Sep 23, 2008 at 7:23 pm #1231283
I've read others, but just finished Desert Solitaire.
A damned fine book if I do say so myself, got me completely wanting to go get lost in the desert this winter.
Anyone else love this guy?Sep 23, 2008 at 8:21 pm #1452034
Yes, Abbey is a fine writer. I started with The Monkey Wrench Gang, then read Heyduke Lives and most recently read Desert Solitaire in terms of his works that are story-telling novels. I also had the opportunity to peruse some of his handwritten journals as a fire lookout in Glacier National Park. These were very dry and quite bitter but unique seeing as though it was handwritten.Sep 23, 2008 at 8:37 pm #1452035
Read all those too…
How'd you get your hands on the journals? Very cool…Sep 23, 2008 at 9:33 pm #1452041
@don-1-2-2Locale: Koyukuk River, Alaska
You can buy a printed (and edited) version of the journals. It's called Confessions of a Barbarian. Good reading. Abbey was a complex man.
I'm not sure what Sam was able to see, but the originals of all Abbey's journals are housed at the Univ of Arizona here in Tucson – Ed's final home.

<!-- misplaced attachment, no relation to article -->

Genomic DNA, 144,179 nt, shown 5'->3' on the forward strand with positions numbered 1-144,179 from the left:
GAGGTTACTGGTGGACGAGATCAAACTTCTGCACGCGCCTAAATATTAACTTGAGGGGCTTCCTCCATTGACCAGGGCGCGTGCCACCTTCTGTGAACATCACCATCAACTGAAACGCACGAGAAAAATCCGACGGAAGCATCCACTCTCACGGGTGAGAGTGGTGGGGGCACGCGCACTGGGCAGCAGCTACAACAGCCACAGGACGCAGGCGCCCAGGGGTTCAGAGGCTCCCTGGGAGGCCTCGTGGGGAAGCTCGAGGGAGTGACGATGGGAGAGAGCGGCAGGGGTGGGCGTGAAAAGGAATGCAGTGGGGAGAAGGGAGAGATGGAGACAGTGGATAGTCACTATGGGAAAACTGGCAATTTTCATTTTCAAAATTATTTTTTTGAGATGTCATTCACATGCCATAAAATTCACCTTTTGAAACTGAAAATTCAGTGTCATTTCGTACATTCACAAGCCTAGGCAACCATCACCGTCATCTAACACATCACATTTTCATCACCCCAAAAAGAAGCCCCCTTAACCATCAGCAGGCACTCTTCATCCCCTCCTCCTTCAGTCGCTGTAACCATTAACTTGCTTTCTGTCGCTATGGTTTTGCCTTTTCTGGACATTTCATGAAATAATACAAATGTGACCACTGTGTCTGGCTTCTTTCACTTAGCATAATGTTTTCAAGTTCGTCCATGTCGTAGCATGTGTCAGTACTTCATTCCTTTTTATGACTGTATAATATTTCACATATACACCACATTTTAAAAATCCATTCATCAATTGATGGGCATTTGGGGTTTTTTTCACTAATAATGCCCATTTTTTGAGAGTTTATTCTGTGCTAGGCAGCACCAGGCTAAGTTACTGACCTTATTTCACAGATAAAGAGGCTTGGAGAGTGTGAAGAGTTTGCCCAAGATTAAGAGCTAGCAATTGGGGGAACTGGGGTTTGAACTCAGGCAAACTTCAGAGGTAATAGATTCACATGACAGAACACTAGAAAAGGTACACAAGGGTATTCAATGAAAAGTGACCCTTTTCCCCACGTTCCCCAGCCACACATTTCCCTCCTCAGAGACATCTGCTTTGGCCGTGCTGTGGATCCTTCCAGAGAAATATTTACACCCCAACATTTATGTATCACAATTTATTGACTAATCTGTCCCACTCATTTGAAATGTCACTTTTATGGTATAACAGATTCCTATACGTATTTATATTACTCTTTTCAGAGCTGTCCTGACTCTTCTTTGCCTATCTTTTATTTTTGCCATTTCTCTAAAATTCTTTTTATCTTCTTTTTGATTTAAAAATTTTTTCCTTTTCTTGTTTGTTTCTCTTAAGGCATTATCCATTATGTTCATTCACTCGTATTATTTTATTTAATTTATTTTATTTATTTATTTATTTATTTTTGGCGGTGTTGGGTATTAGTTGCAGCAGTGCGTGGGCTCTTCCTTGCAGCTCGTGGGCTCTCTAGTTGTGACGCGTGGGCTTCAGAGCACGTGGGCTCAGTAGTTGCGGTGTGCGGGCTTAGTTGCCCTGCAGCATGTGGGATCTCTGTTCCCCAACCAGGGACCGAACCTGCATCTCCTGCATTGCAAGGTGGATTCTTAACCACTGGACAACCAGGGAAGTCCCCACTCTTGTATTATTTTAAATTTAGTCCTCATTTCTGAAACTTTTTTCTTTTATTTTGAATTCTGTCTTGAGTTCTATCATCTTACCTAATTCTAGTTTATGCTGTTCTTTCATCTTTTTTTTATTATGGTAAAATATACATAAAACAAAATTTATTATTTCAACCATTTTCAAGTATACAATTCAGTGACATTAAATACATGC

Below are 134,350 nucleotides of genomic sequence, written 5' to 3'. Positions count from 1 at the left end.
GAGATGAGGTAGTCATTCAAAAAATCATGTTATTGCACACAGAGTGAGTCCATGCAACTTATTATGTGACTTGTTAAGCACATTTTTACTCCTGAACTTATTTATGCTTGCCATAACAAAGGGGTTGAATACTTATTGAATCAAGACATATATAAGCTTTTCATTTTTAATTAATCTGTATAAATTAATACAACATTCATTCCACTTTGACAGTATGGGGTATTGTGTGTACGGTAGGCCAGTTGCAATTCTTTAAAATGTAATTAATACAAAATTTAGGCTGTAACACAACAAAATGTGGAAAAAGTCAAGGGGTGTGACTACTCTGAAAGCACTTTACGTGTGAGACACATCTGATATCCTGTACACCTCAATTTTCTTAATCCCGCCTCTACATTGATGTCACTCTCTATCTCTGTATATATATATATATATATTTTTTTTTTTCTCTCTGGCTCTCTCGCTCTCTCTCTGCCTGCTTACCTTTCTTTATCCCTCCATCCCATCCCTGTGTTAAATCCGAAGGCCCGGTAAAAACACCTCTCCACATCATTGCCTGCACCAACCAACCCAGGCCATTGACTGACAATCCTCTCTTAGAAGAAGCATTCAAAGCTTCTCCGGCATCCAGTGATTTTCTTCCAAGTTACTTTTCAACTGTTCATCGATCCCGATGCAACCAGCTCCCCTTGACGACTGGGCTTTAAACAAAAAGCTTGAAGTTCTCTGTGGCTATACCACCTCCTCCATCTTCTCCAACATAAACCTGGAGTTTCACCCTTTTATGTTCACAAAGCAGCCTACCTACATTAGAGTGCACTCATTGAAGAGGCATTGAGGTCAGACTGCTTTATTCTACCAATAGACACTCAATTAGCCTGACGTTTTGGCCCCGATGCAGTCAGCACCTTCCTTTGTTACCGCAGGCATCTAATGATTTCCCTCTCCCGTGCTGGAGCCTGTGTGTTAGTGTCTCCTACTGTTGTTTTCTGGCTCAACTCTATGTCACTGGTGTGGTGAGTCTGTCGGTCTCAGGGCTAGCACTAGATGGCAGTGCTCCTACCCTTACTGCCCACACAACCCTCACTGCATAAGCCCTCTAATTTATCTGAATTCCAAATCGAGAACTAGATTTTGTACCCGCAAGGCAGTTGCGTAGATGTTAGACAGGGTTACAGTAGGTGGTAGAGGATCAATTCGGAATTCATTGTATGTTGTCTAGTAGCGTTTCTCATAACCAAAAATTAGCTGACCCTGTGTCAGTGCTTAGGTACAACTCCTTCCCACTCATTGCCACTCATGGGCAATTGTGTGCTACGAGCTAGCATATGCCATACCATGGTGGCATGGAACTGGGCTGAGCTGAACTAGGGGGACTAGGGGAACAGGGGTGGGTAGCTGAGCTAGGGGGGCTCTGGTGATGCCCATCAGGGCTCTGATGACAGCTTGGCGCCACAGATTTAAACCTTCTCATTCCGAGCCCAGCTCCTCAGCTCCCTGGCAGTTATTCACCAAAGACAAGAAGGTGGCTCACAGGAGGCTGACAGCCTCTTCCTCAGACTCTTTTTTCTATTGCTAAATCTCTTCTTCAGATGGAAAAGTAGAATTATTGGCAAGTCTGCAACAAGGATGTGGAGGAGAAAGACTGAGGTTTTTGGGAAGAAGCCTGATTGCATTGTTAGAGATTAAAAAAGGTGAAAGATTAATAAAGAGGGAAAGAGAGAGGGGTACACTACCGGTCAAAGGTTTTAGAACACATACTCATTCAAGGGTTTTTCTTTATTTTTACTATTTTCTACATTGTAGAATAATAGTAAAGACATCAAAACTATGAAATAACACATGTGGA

DonSep 23, 2008 at 10:01 pm #1452042
te – waParticipant
actually it was Oracle. He may have died in Tucson, however. We think he is buried in Cabeza Prieta. You might even find some useful info about his stint as a lookout on Aztec Peak, Sierra Ancha.Sep 23, 2008 at 10:25 pm #1452044
@creachenLocale: East Bay
I read the book in 97 and wanted to go to Moab or the desert soon after too!!! Great story. I can't believe it only cost me $2.95 for a paperback in 97.Sep 24, 2008 at 9:35 am #1452078
The 'journals' I read were not really journals, but the logs from Abbey's post as a fire lookout in Glacier National Park. They are available for viewing by appointment via the NPS archival staff in West Glacier.Sep 24, 2008 at 9:53 am #1452084
@butukiLocale: Kanto Plain, Japan
I was lucky enough to meet Edward Abbey in Boston and talk to him in private for a while shortly before he died. I wanted to be a nature writer then (still do) and we talked about how he managed to keep going as a nature writer long before it was popular to do so. Quite different from the curmudgeon-like character that his books portray, he was a very gentle and patient man with the most piercing and merry eyes.
I also recommend Barry Lopez's "Arctic Dreams", Gretel Ehrlich's "This Cold Heaven", David James Duncan's "My Story As Told By Water", Robert Michael Pyle's "Walking the High Ridge", Mark and Della Owens' " Cry of the Kalahari", Annie Dillard's "Pilgrim At Tinker Creek" and if you can find them, Kim Stafford's "Having Everything RIght", Robert Finch's "Outlands", Reg Saner's "The Four Cornered Falcon", and the English translation of the Russian writer V. K. Arseniev's "Dersu the Trapper", about the life of a Siberian hunter (it was made into a fantastic movie by Akira Kurosawa).Sep 24, 2008 at 12:49 pm #1452099
Enjoyed the book.
While not from DS, here is one my favorite quotes by him: